City’s small cinemas a dying breed
The Plaza Theatre may be next to close
A few years ago, it seemed that independent cinema was thriving in Calgary. Locals could depend on theatres such as The Uptown Stage and Screen, The Plaza Theatre and The Globe Theatre to offer something more diverse than a typical Cineplex Entertainment experience. These days though, Calgary is looking at the possibility of having one independent theatre by the time the city’s reign as Canada’s cultural capital comes to a close.
The Uptown had a well-publicized dispute with the building’s landlord over heating and maintenance, among other things, and those screens have been black since November. Now, it seems like the Plaza might be following suit next, after entertaining Calgarians since 1935. Having been reduced to frequently showing one film a week, life has not been so cinematic for the art house of late.
Since former manager Pete Harris took a job in Edmonton, owner Mike Brar has been managing the theatre, despite not living in the city. Former clients have been “dropping like flies,” said a Plaza employee who wishes to remain anonymous for job security.
“With the festivals canceling their arrangements with the Plaza, with clients from film companies declining from us to get permission to use their films we barely even know what’s playing, what rentals are coming up, and what the show times are anymore,” the employee said.
More recently, the Calgary Underground Film Festival cut ties with the Plaza, and the Globe has swooped in to host the event as the only remaining independent theatre left in the city. Having the advantage of being part of Landmark Cinemas since 2004 has definitely benefited the Globe.
The theatre has been consistently chugging along. Landmark specializes in small theatres all across Western Canada, but allows the Globe to stay as a smaller more independent theatre while still being a part of the Landmark family. Faced for years with the tough challenge of having its biggest competition right across the street from them, the theatre seems to be doing more than OK since the closure of the Uptown.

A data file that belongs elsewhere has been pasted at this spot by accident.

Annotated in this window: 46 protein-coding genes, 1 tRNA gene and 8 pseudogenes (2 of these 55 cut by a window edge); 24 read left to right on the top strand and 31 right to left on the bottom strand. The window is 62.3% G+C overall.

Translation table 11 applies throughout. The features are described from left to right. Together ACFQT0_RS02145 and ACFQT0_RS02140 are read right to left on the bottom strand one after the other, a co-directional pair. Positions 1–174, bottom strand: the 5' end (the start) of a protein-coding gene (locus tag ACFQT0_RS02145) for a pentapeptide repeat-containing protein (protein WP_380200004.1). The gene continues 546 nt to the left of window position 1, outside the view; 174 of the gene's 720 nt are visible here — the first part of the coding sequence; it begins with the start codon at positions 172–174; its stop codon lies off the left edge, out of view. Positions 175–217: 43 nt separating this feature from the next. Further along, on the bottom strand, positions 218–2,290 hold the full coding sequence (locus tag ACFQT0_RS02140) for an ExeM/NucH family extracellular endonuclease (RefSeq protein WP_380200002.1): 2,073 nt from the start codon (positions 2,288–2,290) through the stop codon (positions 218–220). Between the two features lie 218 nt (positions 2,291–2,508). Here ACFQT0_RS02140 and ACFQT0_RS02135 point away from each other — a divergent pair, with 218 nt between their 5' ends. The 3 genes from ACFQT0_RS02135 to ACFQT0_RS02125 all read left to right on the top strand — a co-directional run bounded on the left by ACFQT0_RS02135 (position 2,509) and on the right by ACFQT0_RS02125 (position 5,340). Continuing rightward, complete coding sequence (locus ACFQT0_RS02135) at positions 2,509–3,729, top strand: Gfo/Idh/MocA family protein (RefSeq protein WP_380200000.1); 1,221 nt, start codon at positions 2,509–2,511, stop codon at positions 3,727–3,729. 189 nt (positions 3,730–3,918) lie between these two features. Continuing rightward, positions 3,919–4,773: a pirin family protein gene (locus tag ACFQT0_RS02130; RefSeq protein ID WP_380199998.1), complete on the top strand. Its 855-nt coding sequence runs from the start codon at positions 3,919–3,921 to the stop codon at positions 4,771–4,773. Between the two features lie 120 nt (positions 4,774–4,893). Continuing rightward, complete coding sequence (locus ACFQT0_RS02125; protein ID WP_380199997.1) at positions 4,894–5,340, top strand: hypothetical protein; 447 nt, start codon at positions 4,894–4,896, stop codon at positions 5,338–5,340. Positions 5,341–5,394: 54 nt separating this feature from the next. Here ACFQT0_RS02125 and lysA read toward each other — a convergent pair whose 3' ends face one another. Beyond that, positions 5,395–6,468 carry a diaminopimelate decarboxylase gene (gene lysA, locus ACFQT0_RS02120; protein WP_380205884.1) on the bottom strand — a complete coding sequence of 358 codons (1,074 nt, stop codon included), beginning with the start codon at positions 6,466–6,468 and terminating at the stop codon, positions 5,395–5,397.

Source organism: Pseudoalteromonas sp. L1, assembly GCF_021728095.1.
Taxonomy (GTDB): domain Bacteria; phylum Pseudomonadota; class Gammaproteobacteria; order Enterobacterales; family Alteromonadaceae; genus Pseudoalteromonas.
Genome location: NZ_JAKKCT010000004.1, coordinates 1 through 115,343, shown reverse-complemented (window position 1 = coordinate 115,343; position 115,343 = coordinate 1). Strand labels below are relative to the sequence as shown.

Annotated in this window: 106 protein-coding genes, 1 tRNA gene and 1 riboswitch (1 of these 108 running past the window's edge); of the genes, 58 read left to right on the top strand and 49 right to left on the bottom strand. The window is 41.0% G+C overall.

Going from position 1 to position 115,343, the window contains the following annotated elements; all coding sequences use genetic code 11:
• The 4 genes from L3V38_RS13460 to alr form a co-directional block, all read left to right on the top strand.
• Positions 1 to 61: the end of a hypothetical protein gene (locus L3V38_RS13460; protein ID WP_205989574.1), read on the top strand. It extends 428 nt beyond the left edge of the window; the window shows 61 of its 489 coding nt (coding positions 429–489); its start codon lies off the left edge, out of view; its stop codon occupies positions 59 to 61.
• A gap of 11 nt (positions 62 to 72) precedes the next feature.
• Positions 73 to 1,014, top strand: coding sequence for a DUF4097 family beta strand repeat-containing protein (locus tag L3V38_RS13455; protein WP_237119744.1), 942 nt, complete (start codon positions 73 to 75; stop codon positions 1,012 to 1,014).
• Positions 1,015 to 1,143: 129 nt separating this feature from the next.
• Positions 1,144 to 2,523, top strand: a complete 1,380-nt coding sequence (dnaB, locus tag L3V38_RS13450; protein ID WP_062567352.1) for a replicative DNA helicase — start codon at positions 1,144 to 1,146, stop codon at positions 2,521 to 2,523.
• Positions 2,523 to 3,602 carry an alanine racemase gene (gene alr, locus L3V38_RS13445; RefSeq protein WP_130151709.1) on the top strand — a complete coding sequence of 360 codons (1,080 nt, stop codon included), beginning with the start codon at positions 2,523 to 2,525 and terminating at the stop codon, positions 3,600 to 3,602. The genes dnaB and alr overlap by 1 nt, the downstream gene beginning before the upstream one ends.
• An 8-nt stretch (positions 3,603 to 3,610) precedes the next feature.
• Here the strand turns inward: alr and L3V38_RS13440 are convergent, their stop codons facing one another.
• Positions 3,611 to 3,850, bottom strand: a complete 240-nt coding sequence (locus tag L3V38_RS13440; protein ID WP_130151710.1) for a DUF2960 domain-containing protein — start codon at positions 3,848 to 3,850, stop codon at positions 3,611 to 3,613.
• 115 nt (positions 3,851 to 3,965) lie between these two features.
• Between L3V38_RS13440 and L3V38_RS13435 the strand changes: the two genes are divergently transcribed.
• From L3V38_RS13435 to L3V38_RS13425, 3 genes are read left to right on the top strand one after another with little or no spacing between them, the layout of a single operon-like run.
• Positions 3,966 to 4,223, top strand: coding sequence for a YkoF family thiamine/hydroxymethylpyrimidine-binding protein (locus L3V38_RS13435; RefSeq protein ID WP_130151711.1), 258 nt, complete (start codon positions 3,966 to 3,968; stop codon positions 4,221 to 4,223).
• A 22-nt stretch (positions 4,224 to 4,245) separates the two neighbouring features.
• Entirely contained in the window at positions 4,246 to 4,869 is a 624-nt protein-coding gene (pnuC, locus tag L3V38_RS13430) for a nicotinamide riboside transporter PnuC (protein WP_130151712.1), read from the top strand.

After its adjacent competitor closed in December, it’s been a familiar sight to see lines of people waiting to get into the Globe and spilling out down the block, although it has been remarked that the reason could either be the lack of competition or having superstar George Clooney’s face up on screen night after night with their highly successful screening of Oscar-winning film The Descendants.
Even though the recent surge of cinema-goers has been powering the Globe through the winter months, the challenge will always be present to draw audiences. With many films being shown to limited audiences, having just two screens and the constant struggle of drawing people out of the comfort of their basements, it seems they have their work cut out for them.
Independent movie rental store Bird Dog Video recently went out of business because of these challenges. It could not compete with Netflix and other online services, much like the larger chains it competed with over its seven years in Calgary. It fought a hard fight, but it was no match in a changing media marketplace.
With calculations done within the Plaza by employee Alan Dyer estimating that the art house could potentially be shutting down in as early as three months, keeping independent cinema alive in Calgary would start and end with the Globe Cinema, assuming no new theatres were to open. In an ideal world, it would be great to see alternative choices be abundant, especially with Calgary’s growing arts scene. However, it seems independent film in Calgary may be heading towards its final scene.